Researchers at The University of Manchester in the UK, led by Dr. Artem Mishchenko, Prof Volodya Fal’ko and Prof Andre Geim, have discovered the quantum Hall effect in bulk graphite—a layered crystal consisting of stacked graphene layers. This is an unexpected result because the quantum Hall effect is possible only in so-called two-dimensional (2-D) systems where electrons’ motion is restricted to a plane and must be disallowed in the perpendicular direction. They have also found that the material behaves differently depending on whether it contains odd or even number of graphene layers—even when the number of layers in the crystal exceeds hundreds. The work is an important step to the understanding of the fundamental properties of graphite, which have often been misunderstood, especially in recent years.
In their work, published in Nature Physics, Mishchenko and colleagues studied devices made from cleaved graphite crystals, which essentially contain no defects. The researchers preserved the high quality of the material also by encapsulating it in another high-quality layered material—hexagonal boron nitride. They shaped their devices in a Hall bar geometry, which allowed them to measure electron transport in the thin graphite.
“The measurements were quite simple.” explains Dr. Jun Yin, the first author of the paper. “We passed a small current along the Hall bar, applied strong magnetic field perpendicular to the Hall bar plane and then measured voltages generated along and across the device to extract longitudinal resistivity and Hall resistance.
Fal’ko who led the theory part said: “We were quite surprised when we saw the quantum Hall effect (QHE) – a sequence of quantized plateaux in the Hall resistance—accompanied by zero longitudinal resistivity in our samples. These are thick enough to behave just as a normal bulk semimetal in which QHE should be forbidden.”
The researchers say that the QHE comes from the fact that the applied magnetic field forces the electrons in graphite to move in a reduced dimension, with conductivity only allowed in the direction parallel to the field. In thin enough samples, however, this one-dimensional motion can become quantized thanks to the formation of standing electron waves. The material thus goes from being a 3-D electron system to a 2-D one with discrete energy levels.
Even/odd number of graphene layers is important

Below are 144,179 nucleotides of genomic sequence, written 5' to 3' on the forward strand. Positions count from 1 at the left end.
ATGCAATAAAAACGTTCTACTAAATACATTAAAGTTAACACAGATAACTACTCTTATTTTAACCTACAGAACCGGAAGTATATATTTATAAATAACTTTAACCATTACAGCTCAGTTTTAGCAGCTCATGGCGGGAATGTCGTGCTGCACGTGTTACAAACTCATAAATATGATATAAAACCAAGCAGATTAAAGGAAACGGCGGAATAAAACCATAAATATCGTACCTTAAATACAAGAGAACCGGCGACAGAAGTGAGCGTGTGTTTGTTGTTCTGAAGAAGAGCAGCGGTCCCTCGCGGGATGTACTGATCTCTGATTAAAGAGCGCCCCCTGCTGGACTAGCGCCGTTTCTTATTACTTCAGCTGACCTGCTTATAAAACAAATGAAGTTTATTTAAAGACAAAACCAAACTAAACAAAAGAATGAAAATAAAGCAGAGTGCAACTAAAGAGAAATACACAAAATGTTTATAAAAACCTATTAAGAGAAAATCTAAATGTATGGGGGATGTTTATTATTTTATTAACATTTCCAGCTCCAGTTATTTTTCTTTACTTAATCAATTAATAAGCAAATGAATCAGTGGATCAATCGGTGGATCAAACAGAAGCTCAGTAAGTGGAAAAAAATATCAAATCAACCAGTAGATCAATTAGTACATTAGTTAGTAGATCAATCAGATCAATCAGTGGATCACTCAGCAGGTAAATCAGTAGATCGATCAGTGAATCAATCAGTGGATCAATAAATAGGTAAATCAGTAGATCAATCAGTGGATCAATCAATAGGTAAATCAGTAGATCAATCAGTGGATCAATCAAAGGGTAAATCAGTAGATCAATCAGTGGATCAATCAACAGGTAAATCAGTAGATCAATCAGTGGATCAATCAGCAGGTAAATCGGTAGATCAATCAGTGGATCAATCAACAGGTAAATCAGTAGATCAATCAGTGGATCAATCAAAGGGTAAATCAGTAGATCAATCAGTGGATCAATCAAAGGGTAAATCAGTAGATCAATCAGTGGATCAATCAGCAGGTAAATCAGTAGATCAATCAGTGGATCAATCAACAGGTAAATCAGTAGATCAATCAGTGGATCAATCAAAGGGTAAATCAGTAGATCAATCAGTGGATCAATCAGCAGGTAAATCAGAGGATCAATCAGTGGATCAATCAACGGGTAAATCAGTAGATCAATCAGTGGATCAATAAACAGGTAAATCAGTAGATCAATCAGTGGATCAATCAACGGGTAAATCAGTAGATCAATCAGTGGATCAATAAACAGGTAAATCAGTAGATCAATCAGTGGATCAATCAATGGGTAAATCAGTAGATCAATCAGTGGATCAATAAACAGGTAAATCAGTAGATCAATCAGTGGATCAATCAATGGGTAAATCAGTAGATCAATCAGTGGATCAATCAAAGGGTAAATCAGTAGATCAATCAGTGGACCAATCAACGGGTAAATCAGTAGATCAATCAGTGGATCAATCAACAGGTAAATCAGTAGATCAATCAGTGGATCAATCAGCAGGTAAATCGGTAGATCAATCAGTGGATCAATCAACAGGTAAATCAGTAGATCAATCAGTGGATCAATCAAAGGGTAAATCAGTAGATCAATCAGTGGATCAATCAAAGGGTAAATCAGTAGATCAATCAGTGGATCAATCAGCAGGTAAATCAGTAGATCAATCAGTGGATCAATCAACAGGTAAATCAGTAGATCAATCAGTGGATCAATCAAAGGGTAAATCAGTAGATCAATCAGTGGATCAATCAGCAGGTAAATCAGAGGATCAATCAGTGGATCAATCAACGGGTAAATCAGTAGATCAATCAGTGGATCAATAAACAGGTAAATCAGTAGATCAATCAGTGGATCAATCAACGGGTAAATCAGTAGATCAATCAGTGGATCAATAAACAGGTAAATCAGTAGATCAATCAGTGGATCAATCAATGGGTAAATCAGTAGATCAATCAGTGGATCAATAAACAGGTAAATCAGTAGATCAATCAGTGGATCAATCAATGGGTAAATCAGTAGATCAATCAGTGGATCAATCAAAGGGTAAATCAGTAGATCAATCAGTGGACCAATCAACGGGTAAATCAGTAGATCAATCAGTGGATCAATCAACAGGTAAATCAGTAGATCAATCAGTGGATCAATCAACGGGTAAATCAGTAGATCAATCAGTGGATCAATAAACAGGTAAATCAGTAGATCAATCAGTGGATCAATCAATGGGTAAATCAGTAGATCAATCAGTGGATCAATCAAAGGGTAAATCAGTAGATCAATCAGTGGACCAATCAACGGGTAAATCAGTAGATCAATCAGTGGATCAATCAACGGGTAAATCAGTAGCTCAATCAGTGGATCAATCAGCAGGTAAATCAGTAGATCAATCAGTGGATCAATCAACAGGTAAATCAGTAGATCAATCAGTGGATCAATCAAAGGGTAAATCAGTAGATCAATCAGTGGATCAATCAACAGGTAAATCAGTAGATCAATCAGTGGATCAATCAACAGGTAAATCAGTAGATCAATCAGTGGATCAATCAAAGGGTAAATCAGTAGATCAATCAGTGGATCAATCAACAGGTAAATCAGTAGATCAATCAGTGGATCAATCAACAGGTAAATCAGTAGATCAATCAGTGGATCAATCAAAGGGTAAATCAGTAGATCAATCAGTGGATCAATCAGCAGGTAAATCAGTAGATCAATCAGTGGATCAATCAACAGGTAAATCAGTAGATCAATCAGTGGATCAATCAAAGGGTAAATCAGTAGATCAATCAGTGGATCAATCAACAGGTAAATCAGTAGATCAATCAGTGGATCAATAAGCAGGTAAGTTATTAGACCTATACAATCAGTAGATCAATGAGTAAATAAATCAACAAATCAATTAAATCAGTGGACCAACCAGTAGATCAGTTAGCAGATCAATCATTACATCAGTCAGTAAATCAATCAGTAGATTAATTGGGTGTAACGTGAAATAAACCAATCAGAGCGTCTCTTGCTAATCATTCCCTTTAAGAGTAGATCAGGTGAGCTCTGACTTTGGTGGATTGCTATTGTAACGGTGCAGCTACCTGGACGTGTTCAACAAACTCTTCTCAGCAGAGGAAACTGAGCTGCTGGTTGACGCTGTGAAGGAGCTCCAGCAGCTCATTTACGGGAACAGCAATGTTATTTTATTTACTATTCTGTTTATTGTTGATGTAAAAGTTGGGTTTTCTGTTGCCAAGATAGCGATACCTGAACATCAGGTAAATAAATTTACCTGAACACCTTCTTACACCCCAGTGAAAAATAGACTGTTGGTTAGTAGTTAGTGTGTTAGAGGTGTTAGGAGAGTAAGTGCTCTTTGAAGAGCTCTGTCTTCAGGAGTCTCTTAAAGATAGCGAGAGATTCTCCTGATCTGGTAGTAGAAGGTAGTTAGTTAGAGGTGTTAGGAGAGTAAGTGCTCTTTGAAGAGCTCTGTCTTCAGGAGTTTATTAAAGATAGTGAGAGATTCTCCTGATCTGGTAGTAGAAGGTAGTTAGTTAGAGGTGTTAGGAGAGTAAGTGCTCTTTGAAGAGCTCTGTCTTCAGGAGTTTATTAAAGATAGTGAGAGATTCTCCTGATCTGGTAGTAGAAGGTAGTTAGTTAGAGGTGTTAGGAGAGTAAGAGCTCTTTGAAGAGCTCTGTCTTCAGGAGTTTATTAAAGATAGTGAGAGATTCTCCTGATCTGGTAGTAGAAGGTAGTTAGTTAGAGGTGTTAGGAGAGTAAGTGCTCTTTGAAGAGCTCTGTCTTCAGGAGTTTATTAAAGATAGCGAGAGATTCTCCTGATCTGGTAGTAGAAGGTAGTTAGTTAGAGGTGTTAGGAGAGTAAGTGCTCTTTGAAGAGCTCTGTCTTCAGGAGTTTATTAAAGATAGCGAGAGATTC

Another big surprise is that this QHE is very sensitive to even/odd number of graphene layers. The electrons in graphite are similar to those in graphene and come in two “flavours” (called valleys). The standing waves formed from electrons of two different flavours sit on either even—or odd—numbered layers in graphite. In films with even number of layers, the number of even and odd layers is the same, so the energies of the standing waves of different flavours coincide.
The situation is different in films with odd numbers of layers, however, because the number of even and odd layers is different, that is, there is always an extra odd layer. This results in the energy levels of the standing waves of different flavours shifting with respect to each other and means that these samples have reduced QHE energy gaps. The phenomenon even persists for graphite hundreds of layers thick.
Observations of the fractional QHE
The unexpected discoveries did not end there: the researchers say they also observed the fractional QHE in thin graphite below 0.5 K. The FQHE is different from normal QHE and is a result of strong interactions between electrons. These interactions, which can often lead to important collective phenomena such as superconductivity, magnetism and superfluidity, make the charge carriers in a FQHE material behave as quasiparticles with charge that is a fraction of that of an electron.
“Most of the results we have observed can be explained using a simple single-electron model but seeing the FQHE tells us that the picture is not so simple,” says Mishchenko. “There are plenty of electron-electron interactions in our graphite samples at high magnetic fields and low temperatures, which shows that many-body physics is important in this material.”
Coming back to graphite
Graphene has been in the limelight these last 15 years, and with reason, and graphite was pushed back a little by its one-layer-thick offspring, Mishchenko adds. “We have now come back to this old material. Knowledge gained from graphene research, improved experimental techniques (such as van der Waals assembly technology) and a better theoretical understanding (again from graphene physics), has already allowed us to discover this novel type of the QHE in graphite devices we made.
“Our work is a new stepping stone to further studies on this material, including many-body physics, like density waves, excitonic condensation or Wigner crystallization.”
The graphite studied here has natural (Bernal) stacking, but there is another stable allotrope of graphite—rhombohedral. There are no reported transport measurements on this material so far, only lots of theoretical predictions, including high-temperature superconductivity and ferromagnetism. The Manchester researchers say they thus now plan to explore this allotrope too.
“For decades graphite was used by researchers as a kind of ‘philosopher’s stone’ that can deliver all probable and improbable phenomena including room-temperature superconductivity,” Geim adds with a smile. “Our work shows what is, in principle, possible in this material, at least when it is in its purest form.”